Depression #1

Depression #2

Depression #3

Depression has multiple symptoms and can run from being mild to severe and be short lived or more long-term and chronic. Although depression can feel different for each person, there are symptoms; which can be common and present for many people. These include sadness, tearfulness, less interest in usual, daily, and other activities, sleep and appetite disruption, anxiety, irritability, fear, or withdrawal. Anger, disagreeability, and acting-out can also be present. It is most important to understand that depression has both biochemical and emotional/external causes. That is, "things that happen to us," the relationships that affect our lives, and the chemical processes in the brain are all equally important to consider when understanding and treating depression. Research has repeatedly shown that when treated with both medication and psychotherapy, alone or together, depression has a high possibility of being diminished, managed, and/or ended. Additionally, changes in the ways we think about things, respond and behave, attend to nutrition, physical activity/exercise and social interactions are also very important to understanding and treating depression.
-Karen Johnson, Ph.D.

The word depression is used commonly and in multiple ways that make its specific use in psychiatry unclear to many people. It is frequently used as an economic term. It may mean a shallow spot on the ground. It is commonly used in ordinary conversation to report sadness, even sadness that is ordinary, lasting for a brief time, and caused by ordinary events. In psychiatric usage, depression means a persistent state of sadness, misery lasting at least weeks and interfering with normal functioning. Additional symptoms of decreased energy, disturbed sleep patterns, difficulty thinking and concentrating are often present.

An episode of significant and memorable depression is not rare. Between 5-7% of people will suffer through at least a single episode of depression. A smaller group will suffer repeated bouts of depression.

Modern treatment of depression should include proper evaluation and then use of an antidepressant medication. Psychotherapy is of proven effectiveness in the treatment of mild depression. The goal of treatment is complete relief of symptoms and full recovery of functioning and well being.
-Garry Grayson, M.D.

Everyone goes through ups and downs in their life. Depression is different from normal sadness and is considered a mood condition. Symptoms of depression may include; feelings of hopelessness, appetite changes, lack of motivation/concentration, loss of pleasure in things that were once pleasurable, irritability, thoughts of suicide as well as other symptoms. It's important to recognize that not all people experiencing depression experience feeling down or all of the symptoms listed above. Depression is thought to have a genetic component although people may experience situational depression due to a loss of a loved one, trauma or any other negative life altering events.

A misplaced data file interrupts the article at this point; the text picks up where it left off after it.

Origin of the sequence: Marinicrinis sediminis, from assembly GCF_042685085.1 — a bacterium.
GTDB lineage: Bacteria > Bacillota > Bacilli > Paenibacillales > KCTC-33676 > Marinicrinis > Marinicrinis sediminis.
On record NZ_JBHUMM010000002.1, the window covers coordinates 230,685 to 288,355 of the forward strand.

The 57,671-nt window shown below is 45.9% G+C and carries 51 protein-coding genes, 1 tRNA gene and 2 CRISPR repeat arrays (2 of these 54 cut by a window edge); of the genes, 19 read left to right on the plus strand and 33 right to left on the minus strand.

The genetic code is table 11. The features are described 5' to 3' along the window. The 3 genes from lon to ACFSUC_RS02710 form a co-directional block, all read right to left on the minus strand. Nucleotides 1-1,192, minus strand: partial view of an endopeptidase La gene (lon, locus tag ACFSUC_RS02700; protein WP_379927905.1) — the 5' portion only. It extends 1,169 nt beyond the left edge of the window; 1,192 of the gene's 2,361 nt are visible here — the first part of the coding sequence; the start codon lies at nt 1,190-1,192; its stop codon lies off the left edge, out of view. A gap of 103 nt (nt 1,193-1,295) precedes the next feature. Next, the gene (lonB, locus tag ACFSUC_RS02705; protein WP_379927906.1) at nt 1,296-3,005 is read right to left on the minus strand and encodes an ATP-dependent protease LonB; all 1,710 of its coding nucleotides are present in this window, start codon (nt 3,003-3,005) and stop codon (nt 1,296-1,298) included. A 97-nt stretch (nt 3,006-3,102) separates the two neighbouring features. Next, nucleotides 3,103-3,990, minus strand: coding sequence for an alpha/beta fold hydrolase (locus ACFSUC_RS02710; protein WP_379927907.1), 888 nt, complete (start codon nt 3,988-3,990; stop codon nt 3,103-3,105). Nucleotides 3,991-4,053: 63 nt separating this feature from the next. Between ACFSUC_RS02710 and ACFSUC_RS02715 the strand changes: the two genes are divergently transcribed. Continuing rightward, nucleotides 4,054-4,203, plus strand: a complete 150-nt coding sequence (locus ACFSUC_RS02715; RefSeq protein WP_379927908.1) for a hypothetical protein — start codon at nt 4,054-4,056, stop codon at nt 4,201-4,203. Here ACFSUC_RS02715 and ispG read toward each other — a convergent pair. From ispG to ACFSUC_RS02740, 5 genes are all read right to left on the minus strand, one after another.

Depression & The Mood Disease: A Guide for Patients and Family by F.M.
Mondimore The Power of Now by Eckhart Tolle

Commonly suggested books for Depression:

Feeling Good: The New Mood Therapy by David Burns.
A strong, readable introduction to cognitive therapy, a scientifically-validated approach to dealing with depression. Burns teaches readers how to identify thinking that is making them feel bad and find more powerful thoughts that make them feel good. Includes chapters on self-esteem, guilt, anger, perfectionism, overcoming addictions to love and approval, etc. Many people have nipped depression in the bud by reading this book and doing the exercises it recommends. Recently seen on the shelves at CVS Drug Store, it is one of the best-selling self-help books of all time.

Listening to Prozac by Peter Kramer MD.
While this book requires some effort and study, it is a most valuable and detailed examination of the nature of persistent depression and how it shapes psychological development. Written by a superb psychiatrist, it has been influential in promoting more effective treatment of depression.

Undercurrents by Martha Manning PhD.
A memoir of bouts of serious depression. The descriptions of depression are realistic, characteristic, easily read and memorable. The author was a practicing clinical psychologist during the periods covered in her memoir.

Where Roots Reach for Water. A Personal and Naural History of Melancholia. By Jeffery Smith. This is a lengthy memoir, very well written. It has many digressions into the history of depression, alternative perspectives on depression. It is in no way narrowly medical or even narrowly psychological in nature. Intellectually stimulating and challenging. Not a self help book.

Darkness Visible. A Memoir of Madness. By William Styron.
Another memoir by a great American novelist. Not a self help book, not an easy read, but a memorable account by a great writer of what the suffering is about. Could be valuable to family members trying to understand what their loved one is contending with.


Depression and Anxiety

Feeling Good Handbook by David Burns
Burns teaches readers a clear, systematic approach to identifying thoughts that are making them feel depressed and/or anxious and finding more powerful thoughts that make them feel better. Includes chapters on thought patterns in depression and anxiety, procrastination, and intimate communication.

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